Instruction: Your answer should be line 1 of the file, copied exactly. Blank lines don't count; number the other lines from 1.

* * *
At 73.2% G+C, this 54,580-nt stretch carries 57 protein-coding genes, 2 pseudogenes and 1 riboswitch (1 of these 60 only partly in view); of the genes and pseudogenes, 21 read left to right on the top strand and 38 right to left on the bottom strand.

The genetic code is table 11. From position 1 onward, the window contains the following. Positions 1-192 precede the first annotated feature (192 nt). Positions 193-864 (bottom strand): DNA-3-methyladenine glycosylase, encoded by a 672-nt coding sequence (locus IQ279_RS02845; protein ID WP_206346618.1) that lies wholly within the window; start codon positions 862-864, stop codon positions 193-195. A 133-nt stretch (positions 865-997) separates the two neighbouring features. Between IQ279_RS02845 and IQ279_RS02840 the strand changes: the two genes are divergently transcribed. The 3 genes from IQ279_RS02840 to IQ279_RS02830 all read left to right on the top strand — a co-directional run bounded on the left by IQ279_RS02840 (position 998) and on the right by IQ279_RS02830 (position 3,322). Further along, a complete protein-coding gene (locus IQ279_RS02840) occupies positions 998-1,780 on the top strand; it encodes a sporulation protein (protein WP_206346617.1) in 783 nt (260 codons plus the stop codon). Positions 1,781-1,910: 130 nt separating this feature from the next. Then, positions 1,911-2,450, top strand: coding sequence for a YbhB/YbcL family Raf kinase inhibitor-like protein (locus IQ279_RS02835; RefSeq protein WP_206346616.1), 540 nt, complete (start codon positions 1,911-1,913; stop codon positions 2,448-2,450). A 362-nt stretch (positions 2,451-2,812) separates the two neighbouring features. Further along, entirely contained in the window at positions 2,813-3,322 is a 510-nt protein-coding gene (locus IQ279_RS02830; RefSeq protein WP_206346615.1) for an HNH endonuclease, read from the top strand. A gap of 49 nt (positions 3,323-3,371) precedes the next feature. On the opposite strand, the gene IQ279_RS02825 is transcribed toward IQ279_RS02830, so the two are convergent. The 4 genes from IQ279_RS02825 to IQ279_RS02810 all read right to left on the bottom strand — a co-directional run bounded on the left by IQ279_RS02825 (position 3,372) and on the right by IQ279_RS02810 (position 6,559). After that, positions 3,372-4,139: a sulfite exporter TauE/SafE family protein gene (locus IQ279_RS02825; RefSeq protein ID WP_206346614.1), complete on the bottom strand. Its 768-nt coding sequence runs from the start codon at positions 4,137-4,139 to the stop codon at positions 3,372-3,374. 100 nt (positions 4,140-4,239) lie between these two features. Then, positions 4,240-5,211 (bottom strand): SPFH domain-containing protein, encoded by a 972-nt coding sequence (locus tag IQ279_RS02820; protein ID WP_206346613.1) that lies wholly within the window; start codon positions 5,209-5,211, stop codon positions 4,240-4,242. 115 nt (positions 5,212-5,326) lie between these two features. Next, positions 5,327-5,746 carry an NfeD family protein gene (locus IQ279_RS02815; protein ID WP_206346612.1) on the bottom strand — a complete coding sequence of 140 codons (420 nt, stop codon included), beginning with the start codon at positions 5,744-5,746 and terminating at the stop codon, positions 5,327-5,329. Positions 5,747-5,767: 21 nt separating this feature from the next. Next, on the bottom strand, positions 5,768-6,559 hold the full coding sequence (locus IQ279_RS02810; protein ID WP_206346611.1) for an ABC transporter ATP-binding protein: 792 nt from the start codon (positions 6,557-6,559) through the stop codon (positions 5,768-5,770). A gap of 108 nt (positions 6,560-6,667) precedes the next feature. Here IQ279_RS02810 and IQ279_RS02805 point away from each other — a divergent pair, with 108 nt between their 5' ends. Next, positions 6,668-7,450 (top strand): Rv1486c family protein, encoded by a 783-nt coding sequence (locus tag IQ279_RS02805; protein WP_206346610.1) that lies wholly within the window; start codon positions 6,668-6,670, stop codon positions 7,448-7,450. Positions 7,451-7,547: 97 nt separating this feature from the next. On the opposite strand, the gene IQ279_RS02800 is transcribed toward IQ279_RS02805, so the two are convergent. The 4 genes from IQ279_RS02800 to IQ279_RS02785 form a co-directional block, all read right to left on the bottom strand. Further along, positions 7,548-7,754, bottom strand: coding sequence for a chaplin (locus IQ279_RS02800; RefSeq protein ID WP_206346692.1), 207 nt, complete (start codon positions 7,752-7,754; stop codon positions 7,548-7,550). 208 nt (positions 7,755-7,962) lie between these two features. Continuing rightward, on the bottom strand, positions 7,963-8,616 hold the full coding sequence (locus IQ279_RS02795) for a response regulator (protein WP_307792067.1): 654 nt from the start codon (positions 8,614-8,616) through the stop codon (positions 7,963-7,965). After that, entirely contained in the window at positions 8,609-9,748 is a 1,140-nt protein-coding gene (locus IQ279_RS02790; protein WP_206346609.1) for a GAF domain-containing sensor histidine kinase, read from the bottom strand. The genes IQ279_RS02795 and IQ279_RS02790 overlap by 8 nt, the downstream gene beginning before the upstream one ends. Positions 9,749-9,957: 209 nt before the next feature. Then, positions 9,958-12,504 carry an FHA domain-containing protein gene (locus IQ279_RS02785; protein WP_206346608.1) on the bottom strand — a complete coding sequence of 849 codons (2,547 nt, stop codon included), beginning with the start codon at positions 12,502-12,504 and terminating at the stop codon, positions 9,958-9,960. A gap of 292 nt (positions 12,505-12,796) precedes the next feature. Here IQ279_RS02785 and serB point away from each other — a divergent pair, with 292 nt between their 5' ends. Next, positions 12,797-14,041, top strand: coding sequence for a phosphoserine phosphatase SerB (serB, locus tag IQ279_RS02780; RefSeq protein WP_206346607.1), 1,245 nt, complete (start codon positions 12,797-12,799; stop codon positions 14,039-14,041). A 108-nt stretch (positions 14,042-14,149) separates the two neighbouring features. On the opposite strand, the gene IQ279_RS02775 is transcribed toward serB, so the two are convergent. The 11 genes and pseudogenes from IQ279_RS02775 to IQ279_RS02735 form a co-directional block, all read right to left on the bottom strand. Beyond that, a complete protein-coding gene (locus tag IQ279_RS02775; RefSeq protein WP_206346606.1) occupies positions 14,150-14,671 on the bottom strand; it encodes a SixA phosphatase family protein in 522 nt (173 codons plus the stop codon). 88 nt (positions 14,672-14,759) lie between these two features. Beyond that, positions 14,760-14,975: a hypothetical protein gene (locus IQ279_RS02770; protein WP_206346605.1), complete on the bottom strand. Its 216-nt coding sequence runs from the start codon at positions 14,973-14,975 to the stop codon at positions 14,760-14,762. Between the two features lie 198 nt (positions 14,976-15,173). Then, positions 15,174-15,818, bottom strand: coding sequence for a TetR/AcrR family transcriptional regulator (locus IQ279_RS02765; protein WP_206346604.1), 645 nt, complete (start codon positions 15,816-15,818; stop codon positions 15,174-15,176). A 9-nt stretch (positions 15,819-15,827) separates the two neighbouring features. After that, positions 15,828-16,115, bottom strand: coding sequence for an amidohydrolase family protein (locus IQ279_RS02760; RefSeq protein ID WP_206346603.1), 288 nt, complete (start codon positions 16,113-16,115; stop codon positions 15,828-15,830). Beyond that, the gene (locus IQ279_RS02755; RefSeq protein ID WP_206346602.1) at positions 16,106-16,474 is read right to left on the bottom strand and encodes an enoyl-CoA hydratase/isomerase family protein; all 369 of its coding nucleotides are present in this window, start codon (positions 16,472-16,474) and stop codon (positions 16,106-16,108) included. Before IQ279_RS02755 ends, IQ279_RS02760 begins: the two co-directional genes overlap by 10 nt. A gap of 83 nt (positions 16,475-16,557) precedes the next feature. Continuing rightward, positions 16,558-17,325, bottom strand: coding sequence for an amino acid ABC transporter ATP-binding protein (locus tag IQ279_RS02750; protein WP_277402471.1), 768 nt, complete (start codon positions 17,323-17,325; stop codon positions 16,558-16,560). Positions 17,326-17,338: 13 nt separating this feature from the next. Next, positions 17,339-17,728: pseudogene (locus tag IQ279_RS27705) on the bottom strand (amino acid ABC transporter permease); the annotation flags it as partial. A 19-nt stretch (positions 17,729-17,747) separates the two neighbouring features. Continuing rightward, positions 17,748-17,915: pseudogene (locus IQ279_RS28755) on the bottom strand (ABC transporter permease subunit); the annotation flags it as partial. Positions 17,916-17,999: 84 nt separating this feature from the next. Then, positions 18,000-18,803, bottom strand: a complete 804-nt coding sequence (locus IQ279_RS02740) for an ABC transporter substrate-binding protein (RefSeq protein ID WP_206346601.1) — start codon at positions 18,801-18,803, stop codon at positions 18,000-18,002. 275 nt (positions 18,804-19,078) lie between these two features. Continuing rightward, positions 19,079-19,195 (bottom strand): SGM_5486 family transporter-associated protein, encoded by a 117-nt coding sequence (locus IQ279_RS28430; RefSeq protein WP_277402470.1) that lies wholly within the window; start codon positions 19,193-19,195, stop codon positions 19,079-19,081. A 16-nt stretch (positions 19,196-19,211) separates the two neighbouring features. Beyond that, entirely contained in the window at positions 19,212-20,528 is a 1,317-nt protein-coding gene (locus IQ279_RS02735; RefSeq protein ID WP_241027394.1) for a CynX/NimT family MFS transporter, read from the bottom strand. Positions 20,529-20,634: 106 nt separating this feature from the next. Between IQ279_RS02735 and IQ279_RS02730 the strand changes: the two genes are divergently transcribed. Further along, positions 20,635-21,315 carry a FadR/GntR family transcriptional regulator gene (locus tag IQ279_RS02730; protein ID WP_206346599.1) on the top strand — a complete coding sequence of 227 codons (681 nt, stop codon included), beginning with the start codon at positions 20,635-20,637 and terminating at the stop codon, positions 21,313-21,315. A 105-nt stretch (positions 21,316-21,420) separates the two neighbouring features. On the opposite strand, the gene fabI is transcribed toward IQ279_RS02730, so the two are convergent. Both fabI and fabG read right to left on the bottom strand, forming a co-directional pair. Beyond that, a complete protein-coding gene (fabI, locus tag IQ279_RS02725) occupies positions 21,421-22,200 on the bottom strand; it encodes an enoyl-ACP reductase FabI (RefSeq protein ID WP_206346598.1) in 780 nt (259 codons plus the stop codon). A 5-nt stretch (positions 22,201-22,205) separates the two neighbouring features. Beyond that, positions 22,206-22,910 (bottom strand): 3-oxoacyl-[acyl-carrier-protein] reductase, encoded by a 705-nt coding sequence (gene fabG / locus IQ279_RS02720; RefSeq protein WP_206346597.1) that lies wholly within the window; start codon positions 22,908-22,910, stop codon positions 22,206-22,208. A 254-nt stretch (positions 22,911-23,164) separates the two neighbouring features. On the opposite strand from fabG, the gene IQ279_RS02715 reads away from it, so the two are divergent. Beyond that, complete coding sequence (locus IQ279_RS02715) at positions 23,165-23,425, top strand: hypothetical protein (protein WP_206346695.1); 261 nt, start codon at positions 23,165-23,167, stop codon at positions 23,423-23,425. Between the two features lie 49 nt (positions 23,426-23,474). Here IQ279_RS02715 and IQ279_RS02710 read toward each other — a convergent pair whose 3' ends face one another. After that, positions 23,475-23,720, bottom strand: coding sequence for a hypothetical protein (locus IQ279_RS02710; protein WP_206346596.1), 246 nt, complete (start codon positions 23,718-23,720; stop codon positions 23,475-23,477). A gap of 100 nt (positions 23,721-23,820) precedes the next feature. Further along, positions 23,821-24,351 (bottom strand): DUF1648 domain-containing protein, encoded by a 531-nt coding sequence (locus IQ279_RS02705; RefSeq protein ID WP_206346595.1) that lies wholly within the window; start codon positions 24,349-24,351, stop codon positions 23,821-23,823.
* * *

At 73.2% G+C, this 54,580-nt stretch carries 57 protein-coding genes, 2 pseudogenes and 1 riboswitch (1 of these 60 only partly in view); of the genes and pseudogenes, 21 read left to right on the top strand and 38 right to left on the bottom strand.